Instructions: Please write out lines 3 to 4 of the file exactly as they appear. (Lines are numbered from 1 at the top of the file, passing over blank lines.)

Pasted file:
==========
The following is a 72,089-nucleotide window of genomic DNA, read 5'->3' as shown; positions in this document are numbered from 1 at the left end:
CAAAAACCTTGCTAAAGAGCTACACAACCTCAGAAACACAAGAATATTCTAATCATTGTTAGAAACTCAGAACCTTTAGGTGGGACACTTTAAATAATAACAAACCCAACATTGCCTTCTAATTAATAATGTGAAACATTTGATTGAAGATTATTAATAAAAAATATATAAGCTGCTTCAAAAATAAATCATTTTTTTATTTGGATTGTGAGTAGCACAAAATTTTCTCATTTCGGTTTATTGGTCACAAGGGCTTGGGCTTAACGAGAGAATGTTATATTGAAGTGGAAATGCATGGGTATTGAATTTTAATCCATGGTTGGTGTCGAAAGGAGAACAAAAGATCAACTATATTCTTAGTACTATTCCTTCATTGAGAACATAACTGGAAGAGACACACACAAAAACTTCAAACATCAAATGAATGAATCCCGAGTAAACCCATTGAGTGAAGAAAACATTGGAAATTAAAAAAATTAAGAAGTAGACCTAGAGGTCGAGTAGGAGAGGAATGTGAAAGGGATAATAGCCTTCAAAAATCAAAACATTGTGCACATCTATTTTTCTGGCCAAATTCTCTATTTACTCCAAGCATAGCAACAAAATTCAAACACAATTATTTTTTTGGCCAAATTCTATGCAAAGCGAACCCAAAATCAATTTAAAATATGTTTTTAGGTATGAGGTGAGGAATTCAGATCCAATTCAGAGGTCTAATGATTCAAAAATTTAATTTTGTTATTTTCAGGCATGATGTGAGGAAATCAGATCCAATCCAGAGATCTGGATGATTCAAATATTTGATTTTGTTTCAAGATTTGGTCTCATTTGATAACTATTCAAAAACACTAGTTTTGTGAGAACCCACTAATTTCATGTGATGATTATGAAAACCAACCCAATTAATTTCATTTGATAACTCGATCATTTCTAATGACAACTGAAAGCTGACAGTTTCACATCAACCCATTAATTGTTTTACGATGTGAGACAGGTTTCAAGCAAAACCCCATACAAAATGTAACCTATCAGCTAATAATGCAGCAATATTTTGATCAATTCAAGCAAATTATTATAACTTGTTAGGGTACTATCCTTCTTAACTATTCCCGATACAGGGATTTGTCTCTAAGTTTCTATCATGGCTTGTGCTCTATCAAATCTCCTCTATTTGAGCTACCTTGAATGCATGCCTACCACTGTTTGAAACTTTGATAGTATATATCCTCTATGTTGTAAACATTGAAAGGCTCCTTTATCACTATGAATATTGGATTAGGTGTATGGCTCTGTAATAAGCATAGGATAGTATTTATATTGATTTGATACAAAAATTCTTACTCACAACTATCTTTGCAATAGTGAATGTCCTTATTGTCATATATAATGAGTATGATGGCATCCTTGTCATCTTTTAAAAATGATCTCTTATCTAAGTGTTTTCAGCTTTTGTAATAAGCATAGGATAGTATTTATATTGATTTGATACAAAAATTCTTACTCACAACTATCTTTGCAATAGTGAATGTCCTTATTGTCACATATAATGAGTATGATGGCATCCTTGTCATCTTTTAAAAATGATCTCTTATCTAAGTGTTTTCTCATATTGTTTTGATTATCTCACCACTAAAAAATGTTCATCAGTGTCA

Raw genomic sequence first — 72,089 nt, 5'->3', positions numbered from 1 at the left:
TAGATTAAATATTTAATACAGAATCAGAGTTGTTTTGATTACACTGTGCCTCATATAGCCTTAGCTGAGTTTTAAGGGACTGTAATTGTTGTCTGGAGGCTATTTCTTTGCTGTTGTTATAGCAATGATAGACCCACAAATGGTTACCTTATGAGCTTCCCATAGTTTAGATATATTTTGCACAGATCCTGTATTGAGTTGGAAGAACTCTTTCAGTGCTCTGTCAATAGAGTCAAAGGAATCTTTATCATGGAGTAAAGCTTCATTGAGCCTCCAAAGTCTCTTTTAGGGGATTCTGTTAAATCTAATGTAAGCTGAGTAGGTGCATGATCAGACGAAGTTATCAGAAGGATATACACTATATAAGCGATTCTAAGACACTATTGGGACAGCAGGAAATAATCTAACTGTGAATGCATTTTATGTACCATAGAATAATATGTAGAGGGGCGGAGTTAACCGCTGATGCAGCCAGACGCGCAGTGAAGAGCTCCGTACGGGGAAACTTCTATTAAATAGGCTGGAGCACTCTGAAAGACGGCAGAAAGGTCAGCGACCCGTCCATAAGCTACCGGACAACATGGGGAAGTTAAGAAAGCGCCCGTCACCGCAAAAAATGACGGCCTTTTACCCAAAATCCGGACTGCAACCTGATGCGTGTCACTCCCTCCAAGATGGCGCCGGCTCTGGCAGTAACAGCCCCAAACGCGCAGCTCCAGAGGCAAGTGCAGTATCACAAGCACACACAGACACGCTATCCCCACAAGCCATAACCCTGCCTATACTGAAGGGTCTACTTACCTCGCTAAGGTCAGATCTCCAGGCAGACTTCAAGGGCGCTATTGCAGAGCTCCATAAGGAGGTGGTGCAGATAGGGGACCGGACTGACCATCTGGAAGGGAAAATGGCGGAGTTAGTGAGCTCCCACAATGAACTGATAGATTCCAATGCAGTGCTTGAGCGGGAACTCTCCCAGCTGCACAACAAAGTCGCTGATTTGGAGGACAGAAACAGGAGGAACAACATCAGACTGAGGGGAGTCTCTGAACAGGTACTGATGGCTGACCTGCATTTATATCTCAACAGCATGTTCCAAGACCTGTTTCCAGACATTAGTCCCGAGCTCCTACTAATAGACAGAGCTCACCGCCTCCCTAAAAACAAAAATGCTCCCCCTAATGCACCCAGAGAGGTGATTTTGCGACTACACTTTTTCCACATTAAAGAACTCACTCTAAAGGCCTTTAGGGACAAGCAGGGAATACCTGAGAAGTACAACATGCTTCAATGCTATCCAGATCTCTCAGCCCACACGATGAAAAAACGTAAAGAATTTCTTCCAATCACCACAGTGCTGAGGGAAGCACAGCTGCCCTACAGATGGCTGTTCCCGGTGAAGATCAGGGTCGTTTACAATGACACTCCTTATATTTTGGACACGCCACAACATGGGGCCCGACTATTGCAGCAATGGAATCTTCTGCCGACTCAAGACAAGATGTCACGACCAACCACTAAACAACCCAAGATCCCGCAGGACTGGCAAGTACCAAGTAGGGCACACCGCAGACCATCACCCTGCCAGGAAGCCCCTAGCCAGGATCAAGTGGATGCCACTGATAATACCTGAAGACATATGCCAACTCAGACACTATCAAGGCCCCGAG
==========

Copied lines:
Raw genomic sequence first — 72,089 nt, 5'->3', positions numbered from 1 at the left:
TAGATTAAATATTTAATACAGAATCAGAGTTGTTTTGATTACACTGTGCCTCATATAGCCTTAGCTGAGTTTTAAGGGACTGTAATTGTTGTCTGGAGGCTATTTCTTTGCTGTTGTTATAGCAATGATAGACCCACAAATGGTTACCTTATGAGCTTCCCATAGTTTAGATATATTTTGCACAGATCCTGTATTGAGTTGGAAGAACTCTTTCAGTGCTCTGTCAATAGAGTCAAAGGAATCTTTATCATGGAGTAAAGCTTCATTGAGCCTCCAAAGTCTCTTTTAGGGGATTCTGTTAAATCTAATGTAAGCTGAGTAGGTGCATGATCAGACGAAGTTATCAGAAGGATATACACTATATAAGCGATTCTAAGACACTATTGGGACAGCAGGAAATAATCTAACTGTGAATGCATTTTATGTACCATAGAATAATATGTAGAGGGGCGGAGTTAACCGCTGATGCAGCCAGACGCGCAGTGAAGAGCTCCGTACGGGGAAACTTCTATTAAATAGGCTGGAGCACTCTGAAAGACGGCAGAAAGGTCAGCGACCCGTCCATAAGCTACCGGACAACATGGGGAAGTTAAGAAAGCGCCCGTCACCGCAAAAAATGACGGCCTTTTACCCAAAATCCGGACTGCAACCTGATGCGTGTCACTCCCTCCAAGATGGCGCCGGCTCTGGCAGTAACAGCCCCAAACGCGCAGCTCCAGAGGCAAGTGCAGTATCACAAGCACACACAGACACGCTATCCCCACAAGCCATAACCCTGCCTATACTGAAGGGTCTACTTACCTCGCTAAGGTCAGATCTCCAGGCAGACTTCAAGGGCGCTATTGCAGAGCTCCATAAGGAGGTGGTGCAGATAGGGGACCGGACTGACCATCTGGAAGGGAAAATGGCGGAGTTAGTGAGCTCCCACAATGAACTGATAGATTCCAATGCAGTGCTTGAGCGGGAACTCTCCCAGCTGCACAACAAAGTCGCTGATTTGGAGGACAGAAACAGGAGGAACAACATCAGACTGAGGGGAGTCTCTGAACAGGTACTGATGGCTGACCTGCATTTATATCTCAACAGCATGTTCCAAGACCTGTTTCCAGACATTAGTCCCGAGCTCCTACTAATAGACAGAGCTCACCGCCTCCCTAAAAACAAAAATGCTCCCCCTAATGCACCCAGAGAGGTGATTTTGCGACTACACTTTTTCCACATTAAAGAACTCACTCTAAAGGCCTTTAGGGACAAGCAGGGAATACCTGAGAAGTACAACATGCTTCAATGCTATCCAGATCTCTCAGCCCACACGATGAAAAAACGTAAAGAATTTCTTCCAATCACCACAGTGCTGAGGGAAGCACAGCTGCCCTACAGATGGCTGTTCCCGGTGAAGATCAGGGTCGTTTACAATGACACTCCTTATATTTTGGACACGCCACAACATGGGGCCCGACTATTGCAGCAATGGAATCTTCTGCCGACTCAAGACAAGATGTCACGACCAACCACTAAACAACCCAAGATCCCGCAGGACTGGCAAGTACCAAGTAGGGCACACCGCAGACCATCACCCTGCCAGGAAGCCCCTAGCCAGGATCAAGTGGATGCCACTGATAATACCTGAAGACATATGCCAACTCAGACACTATCAAGGCCCCGAG